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Helper V
Helper V

Overlay Charts w/ Different Dates

Hello, 

 

I have 7 Line Charts that I want to overlay on eachother to find patterns. The Values are all the same between charts but the Dates on the Axis are different. 

 

I need to be able to overlay different Dates. 

 

Example:

 

- Event 1: 6/10/18

    - Values: Temp. , Humidity, Dew Point, etc.

powerbiOverlay.png

- Event 2: 7/14/18

    - Values: Temp. , Humidity, Dew Point, etc.

powerbiOverlay1.png

- Event N

    - Values: Same as above

 

How can I overlay these graphs when each has s different Date?

 

Thank you!

5 REPLIES 5
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Memorable Member
Memorable Member

Re: Overlay Charts w/ Different Dates

If the relationship, on a single date, between the various measurements is not important, you can have a chart of each type of measurement (temp, humidity, etc), using the date as the "legend".  Kind of like this, but you'd likely use "time" as your axis:

 

Capture.PNG

 

Hope this helps

David

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Helper V
Helper V

Re: Overlay Charts w/ Different Dates

Thanks for the idea @dedelman_clng. I'm not able to get your example working.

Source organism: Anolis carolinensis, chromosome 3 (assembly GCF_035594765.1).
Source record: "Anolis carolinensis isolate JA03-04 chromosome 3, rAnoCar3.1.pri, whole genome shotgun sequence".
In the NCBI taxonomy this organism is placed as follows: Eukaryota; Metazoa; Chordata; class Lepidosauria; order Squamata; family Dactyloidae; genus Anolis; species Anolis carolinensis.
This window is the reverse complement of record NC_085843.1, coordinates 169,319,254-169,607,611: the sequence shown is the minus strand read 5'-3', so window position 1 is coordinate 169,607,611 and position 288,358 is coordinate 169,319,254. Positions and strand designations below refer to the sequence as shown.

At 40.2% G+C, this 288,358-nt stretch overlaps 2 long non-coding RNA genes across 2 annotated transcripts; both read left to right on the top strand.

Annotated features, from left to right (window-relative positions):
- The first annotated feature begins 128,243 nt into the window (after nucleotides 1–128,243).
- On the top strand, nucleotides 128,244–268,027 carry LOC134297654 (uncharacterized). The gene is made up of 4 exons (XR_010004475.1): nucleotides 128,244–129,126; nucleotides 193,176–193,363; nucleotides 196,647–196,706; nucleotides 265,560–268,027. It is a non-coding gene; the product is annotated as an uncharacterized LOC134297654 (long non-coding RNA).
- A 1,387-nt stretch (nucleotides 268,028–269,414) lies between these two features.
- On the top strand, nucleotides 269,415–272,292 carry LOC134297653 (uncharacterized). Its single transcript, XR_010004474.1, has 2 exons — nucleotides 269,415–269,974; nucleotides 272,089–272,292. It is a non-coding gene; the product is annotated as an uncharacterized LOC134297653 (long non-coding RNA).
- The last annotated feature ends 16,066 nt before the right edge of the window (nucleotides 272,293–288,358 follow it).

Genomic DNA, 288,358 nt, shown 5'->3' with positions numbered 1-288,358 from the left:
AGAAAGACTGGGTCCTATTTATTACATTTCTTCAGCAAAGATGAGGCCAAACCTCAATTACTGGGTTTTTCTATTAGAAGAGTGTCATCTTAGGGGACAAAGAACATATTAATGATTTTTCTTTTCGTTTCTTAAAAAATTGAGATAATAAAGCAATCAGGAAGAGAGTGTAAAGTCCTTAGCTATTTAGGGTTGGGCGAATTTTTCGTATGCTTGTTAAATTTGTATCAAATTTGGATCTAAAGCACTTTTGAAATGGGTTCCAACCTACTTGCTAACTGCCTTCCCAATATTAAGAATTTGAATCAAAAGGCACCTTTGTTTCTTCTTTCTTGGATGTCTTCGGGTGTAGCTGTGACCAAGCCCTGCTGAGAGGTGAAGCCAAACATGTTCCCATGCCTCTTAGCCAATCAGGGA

Here's what I have:

  • All data combined in a single table (weather data and event data)
  • There are two date columns in this table
    • WeatherDate: weather observations; recorded hourly
    • EventDate:  "events" that occurred; one-time per day
    • The goal is to find weather patterns that occurred leading up to, during, and after an "event".
  • Line Chart visual
  • Legend set to EventDate (each event)
  • Values set to Temperature
    • Unfortunately, this gives me SUM of all Temperatures for each Event
      • I reaaaallly dislike this issue. It happens to me all the time in Power BI and I don't understand why values are SUMMED.
      • Why isn't there an option for "apply no calculation" in this case?
    • powerbiOverlay2.png
  • Also, there is only one "slot" in Values. I want to compare multiple things (Temp, Humidity, etc.)
  • Removed Temperature from Values and added it to Axis along with Humidity, etc.
  • But now, without anything in Values, my Line Chart is just blank
  • powerbiOverlay3.png
  • Adding either EventDate or WeatherDate to Values results in a very strange chart that I can't make heads nor tails of. 
    • Here you can see Power BI auto COUNT the Value.
    • I don't know why this happens either and its another source of frustration. 
    • Why does Power BI apply a COUNT to the number of dates here?
  • powerbiOverlay4.png

Can you see what I need to do differently here? Maybe a Scatter Chart instead? (Though I've tried and have the same SUM and COUNT issues there)

 

Thank you!

 

 

 

 

 

Highlighted
Memorable Member
Memorable Member

Re: Overlay Charts w/ Different Dates

What you describe sounds more like a data science project than pure analytics.  What you want can be accomplished, but a lot of the heavy lifting will be preparation of the data.  Transforming data like turning time values into hours/minutes before or after the event. Normalizing values for temperature, humidity, etc so that they are on the same relative scale if charting on the same graph.